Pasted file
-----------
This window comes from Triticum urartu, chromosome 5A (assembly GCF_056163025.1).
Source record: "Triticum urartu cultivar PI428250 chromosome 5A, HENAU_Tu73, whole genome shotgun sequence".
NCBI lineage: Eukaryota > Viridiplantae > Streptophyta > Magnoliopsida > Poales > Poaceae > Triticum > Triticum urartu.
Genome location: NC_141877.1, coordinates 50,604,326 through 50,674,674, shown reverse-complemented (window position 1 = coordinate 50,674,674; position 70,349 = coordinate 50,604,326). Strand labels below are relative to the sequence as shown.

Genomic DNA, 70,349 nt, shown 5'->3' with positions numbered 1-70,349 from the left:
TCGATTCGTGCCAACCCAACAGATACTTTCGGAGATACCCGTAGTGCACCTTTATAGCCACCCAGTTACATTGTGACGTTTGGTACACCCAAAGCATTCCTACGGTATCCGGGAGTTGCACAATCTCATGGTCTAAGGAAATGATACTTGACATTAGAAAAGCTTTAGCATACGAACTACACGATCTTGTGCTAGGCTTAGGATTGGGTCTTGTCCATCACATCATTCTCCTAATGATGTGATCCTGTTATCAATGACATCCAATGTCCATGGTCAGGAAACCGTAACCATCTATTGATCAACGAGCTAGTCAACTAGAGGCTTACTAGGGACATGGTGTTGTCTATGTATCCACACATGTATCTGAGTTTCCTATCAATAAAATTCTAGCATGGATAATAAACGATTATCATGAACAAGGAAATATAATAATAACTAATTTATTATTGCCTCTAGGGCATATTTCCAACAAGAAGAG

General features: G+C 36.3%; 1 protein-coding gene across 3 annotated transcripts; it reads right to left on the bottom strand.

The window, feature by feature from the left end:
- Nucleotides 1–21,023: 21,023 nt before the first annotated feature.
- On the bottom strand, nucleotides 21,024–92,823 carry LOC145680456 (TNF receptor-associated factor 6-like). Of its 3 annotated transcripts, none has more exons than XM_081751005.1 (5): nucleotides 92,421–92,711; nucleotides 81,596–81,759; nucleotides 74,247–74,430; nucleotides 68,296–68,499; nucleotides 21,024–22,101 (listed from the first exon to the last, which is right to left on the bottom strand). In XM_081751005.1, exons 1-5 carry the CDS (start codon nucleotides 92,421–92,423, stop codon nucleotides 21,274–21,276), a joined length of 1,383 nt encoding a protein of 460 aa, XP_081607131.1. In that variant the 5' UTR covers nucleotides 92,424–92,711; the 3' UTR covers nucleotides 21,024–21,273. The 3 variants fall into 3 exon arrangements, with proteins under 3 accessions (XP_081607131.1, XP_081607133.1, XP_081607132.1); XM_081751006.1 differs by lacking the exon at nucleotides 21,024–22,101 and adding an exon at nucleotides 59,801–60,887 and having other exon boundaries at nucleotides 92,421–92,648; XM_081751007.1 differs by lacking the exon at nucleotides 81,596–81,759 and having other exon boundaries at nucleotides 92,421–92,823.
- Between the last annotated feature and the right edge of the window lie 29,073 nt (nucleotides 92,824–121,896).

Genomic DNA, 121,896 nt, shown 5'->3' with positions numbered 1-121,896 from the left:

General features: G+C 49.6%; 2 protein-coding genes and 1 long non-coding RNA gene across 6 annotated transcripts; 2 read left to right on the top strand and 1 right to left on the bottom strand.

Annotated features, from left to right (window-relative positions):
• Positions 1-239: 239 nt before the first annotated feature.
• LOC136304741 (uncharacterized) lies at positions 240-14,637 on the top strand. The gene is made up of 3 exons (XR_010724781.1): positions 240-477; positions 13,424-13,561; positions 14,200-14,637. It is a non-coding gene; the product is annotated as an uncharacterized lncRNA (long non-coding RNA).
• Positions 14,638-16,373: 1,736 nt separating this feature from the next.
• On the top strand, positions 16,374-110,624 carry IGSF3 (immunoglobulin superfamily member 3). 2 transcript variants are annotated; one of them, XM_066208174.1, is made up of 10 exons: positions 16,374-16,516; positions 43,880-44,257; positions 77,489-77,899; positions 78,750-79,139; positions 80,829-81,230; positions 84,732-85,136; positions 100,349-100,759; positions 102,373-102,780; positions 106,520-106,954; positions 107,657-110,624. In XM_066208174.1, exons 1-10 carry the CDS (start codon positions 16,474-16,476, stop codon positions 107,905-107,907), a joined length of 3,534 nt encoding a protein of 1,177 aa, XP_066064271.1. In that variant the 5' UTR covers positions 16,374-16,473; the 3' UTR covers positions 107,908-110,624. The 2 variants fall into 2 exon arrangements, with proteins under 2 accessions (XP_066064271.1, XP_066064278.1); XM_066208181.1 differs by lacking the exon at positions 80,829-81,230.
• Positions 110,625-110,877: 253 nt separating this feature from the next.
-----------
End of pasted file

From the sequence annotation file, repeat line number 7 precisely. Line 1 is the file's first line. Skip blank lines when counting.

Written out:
General features: G+C 36.3%; 1 protein-coding gene across 3 annotated transcripts; it reads right to left on the bottom strand.